22. 22. 22 Feature importance Phase # Variable Description MDG* Other TE Exp. Int. Res. 1 cm.DESWC Number of words 32.91 55.41 80.91 117.71 183.30 280.68 2 ner.entity.cnt Number of named entities 26.41 13.44 21.67 28.84 44.75 64.18 3 cm.LDTTRa Lexical diversity, all words 21.98 0.85 0.77 0.71 0.65 0.58 4 message.depth Position within a discussion 19.09 2.39 1.00 1.84 1.87 2.00 5 cm.LDTTRc Lexical diversity, content words 17.12 0.95 0.90 0.86 0.82 0.78 6 cm.LSAGN Avg. givenness of each sentence 16.63 0.10 0.14 0.18 0.21 0.24 7 liwc.Qmark Number of question marks 16.59 0.27 1.84 0.92 0.58 0.38 8 message.sim.prev Similarity with previous message 16.41 0.20 0.06 0.22 0.30 0.39 9 cm.LDVOCD Lexical diversity, VOCD 15.43 12.92 28.99 53.57 83.47 97.16 10 liwc.money Number of money-related words 14.38 0.21 0.32 0.32 0.65 0.99 11 cm.DESPL Avg. number of paragraphs 12.47 4.26 6.37 7.49 10.17 14.05 12 Message.sim.next Similarity with next message 11.74 0.08 0.34 0.20 0.22 0.22 13 Message.reply.cnt Number of replies 11.67 0.42 1.44 0.82 1.10 0.84 14 cm.DESSC Sentence count 11.67 4.28 6.36 7.49 10.17 14.29 15 lsa.similarity Avg. LSA sim. between sentences 9.69 0.29 0.47 0.54 0.62 0.67 16 cm.DESSL Avg. sentence length 9.60 11.88 13.62 16.69 19.36 21.73 17 cm.DESWLsyd SD of word syllables count 8.92 0.98 1.33 0.98 0.97 0.97 18 liwc.i Number of FPS* pronouns 8.84 4.33 2.82 2.37 2.51 2.19 19 cm.RDFKGL Flesch-Kincaid Grade level 8.29 7.68 10.30 10.19 11.13 11.99 20 cm.SMCAUSwn WordNet overlap between verbs 8.14 0.38 0.48 0.51 0.50 0.47 * MDG - Mean decrease Gini impurity index, FPS - first person singular
  23. 23. 23 Feature importance Phase # Variable Description MDG* Other TE Exp. Int. Res. 1 cm.DESWC Number of words 32.91 55.41 80.91 117.71 183.30 280.68 2 ner.entity.cnt Number of named entities 26.41 13.44 21.67 28.84 44.75 64.18 3 cm.LDTTRa Lexical diversity, all words 21.98 0.85 0.77 0.71 0.65 0.58 4 message.depth Position within a discussion 19.09 2.39 1.00 1.84 1.87 2.00 5 cm.LDTTRc Lexical diversity, content words 17.12 0.95 0.90 0.86 0.82 0.78 6 cm.LSAGN Avg. givenness of each sentence 16.63 0.10 0.14 0.18 0.21 0.24 7 liwc.Qmark Number of question marks 16.59 0.27 1.84 0.92 0.58 0.38 8 message.sim.prev Similarity with previous message 16.41 0.20 0.06 0.22 0.30 0.39 9 cm.LDVOCD Lexical diversity, VOCD 15.43 12.92 28.99 53.57 83.47 97.16 10 liwc.money Number of money-related words 14.38 0.21 0.32 0.32 0.65 0.99 11 cm.DESPL Avg. number of paragraphs 12.47 4.26 6.37 7.49 10.17 14.05 12 Message.sim.next Similarity with next message 11.74 0.08 0.34 0.20 0.22 0.22 13 Message.reply.cnt Number of replies 11.67 0.42 1.44 0.82 1.10 0.84 14 cm.DESSC Sentence count 11.67 4.28 6.36 7.49 10.17 14.29 15 lsa.similarity Avg. LSA sim. between sentences 9.69 0.29 0.47 0.54 0.62 0.67 16 cm.DESSL Avg. sentence length 9.60 11.88 13.62 16.69 19.36 21.73 17 cm.DESWLsyd SD of word syllables count 8.92 0.98 1.33 0.98 0.97 0.97 18 liwc.i Number of FPS* pronouns 8.84 4.33 2.82 2.37 2.51 2.19 19 cm.RDFKGL Flesch-Kincaid Grade level 8.29 7.68 10.30 10.19 11.13 11.99 20 cm.SMCAUSwn WordNet overlap between verbs 8.14 0.38 0.48 0.51 0.50 0.47 * MDG - Mean decrease Gini impurity index, FPS - first person singular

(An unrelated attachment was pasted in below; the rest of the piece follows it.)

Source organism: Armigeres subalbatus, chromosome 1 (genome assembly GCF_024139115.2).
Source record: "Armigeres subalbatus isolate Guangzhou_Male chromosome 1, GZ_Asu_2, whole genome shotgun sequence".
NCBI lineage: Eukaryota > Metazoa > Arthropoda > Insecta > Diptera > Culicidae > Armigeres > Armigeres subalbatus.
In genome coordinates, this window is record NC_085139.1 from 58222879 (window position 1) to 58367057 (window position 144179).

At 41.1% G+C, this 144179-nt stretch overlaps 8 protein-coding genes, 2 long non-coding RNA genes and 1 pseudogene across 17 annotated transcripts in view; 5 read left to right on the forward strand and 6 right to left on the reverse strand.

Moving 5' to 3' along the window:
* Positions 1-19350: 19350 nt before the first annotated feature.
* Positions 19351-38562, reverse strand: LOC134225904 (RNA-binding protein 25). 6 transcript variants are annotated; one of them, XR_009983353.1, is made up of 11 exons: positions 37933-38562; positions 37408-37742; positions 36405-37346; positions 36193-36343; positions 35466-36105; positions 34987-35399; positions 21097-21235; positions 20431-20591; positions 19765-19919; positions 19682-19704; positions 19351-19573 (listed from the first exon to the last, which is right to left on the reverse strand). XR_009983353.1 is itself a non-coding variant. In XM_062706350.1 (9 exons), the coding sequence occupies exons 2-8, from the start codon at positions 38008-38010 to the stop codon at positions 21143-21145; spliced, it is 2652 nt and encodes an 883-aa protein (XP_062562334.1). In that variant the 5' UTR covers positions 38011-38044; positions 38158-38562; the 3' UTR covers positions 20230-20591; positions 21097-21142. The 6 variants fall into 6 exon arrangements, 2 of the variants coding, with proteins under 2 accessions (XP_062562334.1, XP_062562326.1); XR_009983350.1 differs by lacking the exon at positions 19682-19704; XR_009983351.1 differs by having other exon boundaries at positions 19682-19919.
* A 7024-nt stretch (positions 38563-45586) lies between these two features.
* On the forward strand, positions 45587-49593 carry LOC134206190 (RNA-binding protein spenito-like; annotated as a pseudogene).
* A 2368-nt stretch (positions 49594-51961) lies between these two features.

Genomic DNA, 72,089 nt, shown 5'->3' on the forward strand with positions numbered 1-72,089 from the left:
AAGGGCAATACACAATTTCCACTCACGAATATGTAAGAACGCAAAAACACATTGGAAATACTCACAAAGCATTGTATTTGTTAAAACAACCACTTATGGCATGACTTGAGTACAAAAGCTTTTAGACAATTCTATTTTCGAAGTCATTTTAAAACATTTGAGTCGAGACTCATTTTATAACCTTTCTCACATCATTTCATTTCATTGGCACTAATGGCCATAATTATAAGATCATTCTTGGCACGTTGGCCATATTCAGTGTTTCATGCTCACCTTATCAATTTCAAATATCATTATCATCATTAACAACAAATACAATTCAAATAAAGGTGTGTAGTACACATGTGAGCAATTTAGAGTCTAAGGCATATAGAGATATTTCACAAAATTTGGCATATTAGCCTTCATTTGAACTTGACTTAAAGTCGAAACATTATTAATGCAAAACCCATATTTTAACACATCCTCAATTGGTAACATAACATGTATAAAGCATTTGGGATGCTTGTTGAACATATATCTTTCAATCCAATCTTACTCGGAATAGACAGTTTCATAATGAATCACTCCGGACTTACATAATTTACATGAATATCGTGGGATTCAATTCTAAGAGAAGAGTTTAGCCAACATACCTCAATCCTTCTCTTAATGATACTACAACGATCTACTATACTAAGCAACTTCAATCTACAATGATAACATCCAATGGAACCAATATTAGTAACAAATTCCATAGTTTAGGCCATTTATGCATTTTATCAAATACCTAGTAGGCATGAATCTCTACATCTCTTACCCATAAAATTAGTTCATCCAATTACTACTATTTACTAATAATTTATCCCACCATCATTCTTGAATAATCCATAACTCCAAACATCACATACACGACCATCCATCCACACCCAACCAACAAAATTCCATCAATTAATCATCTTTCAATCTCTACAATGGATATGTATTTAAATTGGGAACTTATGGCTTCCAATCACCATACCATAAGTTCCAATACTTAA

24. 24. 24 Operationalization of cognitive presence Higher levels of cognitive presence actually mean… The higher the cognitive presence (O -> TE -> E -> I -> R) • The longer the message. • The more concepts mentioned (more named entities). • The lower the lexical diversity (both at content level and in general). • The later its position in the thread. Except non-cognitive messages, they tend to occur closer to the end as well. • The higher the giveness of each sentence. • The fewer the question marks. Except non-cognitive, they have the smallest number of question marks. • The higher the number of paragraphs and sentences. • The higher the average length of sentence and their similarity to each other. • The more money-related terms.
  25. 25. 25 Operationalization of cognitive presence Unique characteristics T E Triggering event Syllabi count inconsistent Most replies Low similarity with the next message E Exploration Aside from non-cognitive messages, least replies Question marks more frequent than integration and resolution I Integration More replies than exploration and resolution R Resolution Lowest readability N C Non cognitive (other) High readability Very few replies Late in the thread Syllabi count consistent Little verb overlap Use of first person singular pronouns No similarity with next message Fewest question marks
  26. 26. 26 Summary Almost done • We developed a classifier for automated coding of discussion messages for the levels of cognitive presence • We significantly improved the classification accuracy (Cohen’s κ = , Classification Accuracy = ) • The feature space ~ 100x smaller • The feature space is also more generalizable • We provided more detailed operationalization of the cognitive presence coding scheme Future work: • We are currently coding a dataset from two MOOC courses by the University of Edinburgh • Evaluation of the classifier in the MOOC context
  27. 27. 27 Our plan It will be a small and fun project
  28. 28. 28 Reality But it is definitely not a small project
  29. 29. 29 The end That is all folks Thank you
  30. 30. 30 References Garrison, D. R., Anderson, T., & Archer, W. (1999). Critical Inquiry in a Text-Based Environment: Computer Conferencing in Higher Education. The Internet and Higher Education, 2(2–3), 87–105. Kovanović, V., Joksimović, S., Gašević, D., & Hatala, M. (2014). Automated Content Analysis of Online Discussion Transcripts. In Proceedings of the Workshops at the LAK 2014 Conference co- located with 4th International Conference on Learning Analytics and Knowledge (LAK 2014). Indianapolis, IN. Retrieved from http://ceur-ws.org/Vol-1137/ McNamara, D. S., Graesser, A. C., McCarthy, P. M., & Cai, Z. (2014). Automated Evaluation of Text and Discourse with Coh-Metrix. Cambridge University Press. Tausczik, Y. R., & Pennebaker, J. W. (2010). The Psychological Meaning of Words: LIWC and Computerized Text Analysis Methods. Journal of Language and Social Psychology, 29(1), 24–54. http://doi.org/10.1177/0261927X09351676 Waters, Z., Kovanović, V., Kitto, K., & Gašević, D. (2015). Structure matters: Adoption of structured classification approach in the context of cognitive presence classification. In Proceedings of the 11th Asia Information Retrieval Societies Conference, AIRS 2015.